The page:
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-   -   Running cable under/around laminate floor (http://www.diychatroom.com/f5/running-cable-under-around-laminate-floor-77984/)

greenjelly 08-05-2010 12:23 PM

Running cable under/around laminate floor
 
I am peeved to find that my beautiful living room does not have a cable outlet. But every other room, including the kitchen, has one. I would really like to have my TV in the living room, and it will take a fair length of wire to run it from the cable outlet in the kitchen. However, I don't want the ugly wires to be exposed in the living room.

Also, I am in the process of laying laminate floors in the living room. It looks like I will be able to stuff the cable along the edge of the wall, just under the trim, running around the edge of the laminate flooring. It would get covered nicely when installing the quarter round. As it is, the laminate floor lies just below the trim, and it looks like there will be enough expansion room even with the cable stuffed in.

Is this a safe thing to do? I will have to leave a gap in the quarter round at some point to expose one end of the cable for the TV - is it ok to do this? Is there a high risk of damaging the flooring and/or wiring?

The cable would have to be bent 7-8 times when running along the wall from the kitchen to the location in the living room where I want the TV. Any tips/guides on how to install it safely and securely? Any comments/tips/advice will be much appreciated!

Proby 08-05-2010 12:31 PM

Do you have an attic or basement/crawlspace? If so, running the cable thru there could be very easy and not interfere with your flooring.

Be aware that coaxial cable has to maintain a minimum bend radius, usually around 3" for RG-6. Tucking it in under the molding and coming around a corner will make a very tight 90 degree bend which can cause problems.

As far as the floor, I'm not sure how much expansion you will have, but if it does expand it could crush the cable or possibly cut into it.

greenjelly 08-05-2010 01:32 PM

Thanks for your response!
Quote:

Originally Posted by Proby (Post 480848)
Do you have an attic or basement/crawlspace? If so,
running the cable thru there could be very easy and not interfere with your flooring.

The cross section of the house looks something like this:
----------
|B1|T|.B2| (Bedrooms B1,B2 and bathroom T)
----------
|.LR.|.K.| (Living Room and Kitchen)
----------
|..G.|.B.| (Garage and Basement)
----------
Location of TV should be left side of LR. Running wire through walls looks like too much trouble. Any other suggestions for this situation?

Quote:

Originally Posted by Proby (Post 480848)
Be aware that coaxial cable has to maintain a minimum bend radius, usually around 3" for RG-6. Tucking it in under the molding and coming around a corner will make a very tight 90 degree bend which can cause problems.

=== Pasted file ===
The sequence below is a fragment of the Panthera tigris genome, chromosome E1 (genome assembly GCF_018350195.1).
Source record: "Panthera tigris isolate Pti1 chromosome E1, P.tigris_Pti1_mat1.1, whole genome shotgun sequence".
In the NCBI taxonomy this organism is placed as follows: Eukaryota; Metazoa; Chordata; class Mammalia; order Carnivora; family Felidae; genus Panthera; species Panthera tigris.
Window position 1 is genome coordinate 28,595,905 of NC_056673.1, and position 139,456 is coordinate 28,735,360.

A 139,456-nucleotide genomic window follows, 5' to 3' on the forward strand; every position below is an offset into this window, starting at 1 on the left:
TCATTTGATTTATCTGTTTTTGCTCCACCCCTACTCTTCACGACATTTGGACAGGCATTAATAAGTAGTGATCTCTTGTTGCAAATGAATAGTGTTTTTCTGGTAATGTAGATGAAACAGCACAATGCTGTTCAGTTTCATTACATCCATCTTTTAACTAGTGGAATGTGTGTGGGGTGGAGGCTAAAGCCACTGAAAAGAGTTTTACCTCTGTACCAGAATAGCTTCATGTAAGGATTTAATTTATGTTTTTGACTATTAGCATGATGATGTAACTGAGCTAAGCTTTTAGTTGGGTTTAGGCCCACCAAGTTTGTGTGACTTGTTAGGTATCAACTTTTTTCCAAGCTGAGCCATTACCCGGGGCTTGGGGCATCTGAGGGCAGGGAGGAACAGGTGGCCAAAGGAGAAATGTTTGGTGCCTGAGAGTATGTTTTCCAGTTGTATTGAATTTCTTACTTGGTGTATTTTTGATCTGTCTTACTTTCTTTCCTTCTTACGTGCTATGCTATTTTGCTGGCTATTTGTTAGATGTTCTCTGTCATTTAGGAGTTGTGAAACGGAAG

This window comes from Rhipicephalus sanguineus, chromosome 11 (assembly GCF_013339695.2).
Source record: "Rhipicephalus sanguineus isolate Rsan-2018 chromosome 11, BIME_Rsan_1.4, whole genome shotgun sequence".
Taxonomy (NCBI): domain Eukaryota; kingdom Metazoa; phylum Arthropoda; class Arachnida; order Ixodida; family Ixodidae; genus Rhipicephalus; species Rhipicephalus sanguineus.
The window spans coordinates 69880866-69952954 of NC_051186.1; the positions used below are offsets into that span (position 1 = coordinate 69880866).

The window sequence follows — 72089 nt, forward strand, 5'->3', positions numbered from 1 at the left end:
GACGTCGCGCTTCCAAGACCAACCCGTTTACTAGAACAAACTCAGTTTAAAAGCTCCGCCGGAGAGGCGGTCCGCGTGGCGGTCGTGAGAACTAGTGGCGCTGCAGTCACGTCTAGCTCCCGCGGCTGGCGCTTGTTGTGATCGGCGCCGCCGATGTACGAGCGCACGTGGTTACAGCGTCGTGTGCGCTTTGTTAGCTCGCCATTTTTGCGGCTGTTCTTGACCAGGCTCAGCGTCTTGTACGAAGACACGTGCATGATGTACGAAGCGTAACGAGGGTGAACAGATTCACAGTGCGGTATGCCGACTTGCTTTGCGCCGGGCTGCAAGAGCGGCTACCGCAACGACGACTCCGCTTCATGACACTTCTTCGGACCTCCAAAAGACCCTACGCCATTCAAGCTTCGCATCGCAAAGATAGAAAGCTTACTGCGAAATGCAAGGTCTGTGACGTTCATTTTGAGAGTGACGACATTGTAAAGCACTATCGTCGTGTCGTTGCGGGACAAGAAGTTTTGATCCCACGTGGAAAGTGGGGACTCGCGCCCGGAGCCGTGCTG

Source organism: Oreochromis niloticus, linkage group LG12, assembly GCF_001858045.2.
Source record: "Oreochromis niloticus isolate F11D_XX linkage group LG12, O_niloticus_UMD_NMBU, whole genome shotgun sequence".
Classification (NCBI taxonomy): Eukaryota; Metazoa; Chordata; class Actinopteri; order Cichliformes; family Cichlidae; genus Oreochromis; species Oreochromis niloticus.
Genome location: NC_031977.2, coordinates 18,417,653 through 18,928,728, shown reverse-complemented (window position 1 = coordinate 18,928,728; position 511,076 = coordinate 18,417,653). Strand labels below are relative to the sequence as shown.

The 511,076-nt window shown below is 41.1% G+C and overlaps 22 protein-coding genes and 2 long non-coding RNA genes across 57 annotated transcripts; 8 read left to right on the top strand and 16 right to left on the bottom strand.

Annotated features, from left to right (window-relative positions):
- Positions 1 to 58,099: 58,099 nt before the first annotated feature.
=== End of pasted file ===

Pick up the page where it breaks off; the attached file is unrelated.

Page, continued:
I didn't think of this, thanks for pointing it out. It could be a problem. Can I use right-angle connectors? how many connectors can I use before signal loss becomes significant?

Quote:

Originally Posted by Proby (Post 480848)
As far as the floor, I'm not sure how much expansion you will have, but if it does expand it could crush the cable or possibly cut into it.

There is enough play to suggest that the floor can expand without crushing the cable. I will check it again and post pictures if possible.

Proby 08-05-2010 01:37 PM

Quote:

Originally Posted by greenjelly (Post 480874)
Thanks for your response!

The cross section of the house looks something like this:
----------
|B1|T|.B2| (Bedrooms B1,B2 and bathroom T)
----------
|.LR.|.K.| (Living Room and Kitchen)
----------
|..G.|.B.| (Garage and Basement)
----------
Location of TV should be left side of LR. Running wire through walls looks like too much trouble. Any other suggestions for this situation?

What about running the cable exposed along the garage ceiling and up into the living room? You can also run cable on the outside of your house if necessary, a lot of times people will tuck it under the bottom course of siding.
Quote:

I didn't think of this, thanks for pointing it out. It could be a problem. Can I use right-angle connectors? how many connectors can I use before signal loss becomes significant?
You can use right angle connectors, but that will be a lot to fit under the molding. Each right angle connector would also require 2 F-connectors. The signal lose will add up quickly for that many bends and each connector is a point of ingress.

greenjelly 08-06-2010 10:49 AM

I checked it again, and the corners look pretty tight for the required bend radius. I will also not be able to stuff the metal couplers in the gap. So I guess this project will be shelved for now. Running it through the garage seems like a good idea, but it requires drilling through some walls. It will have to be later. Thanks for all the tips and advice!


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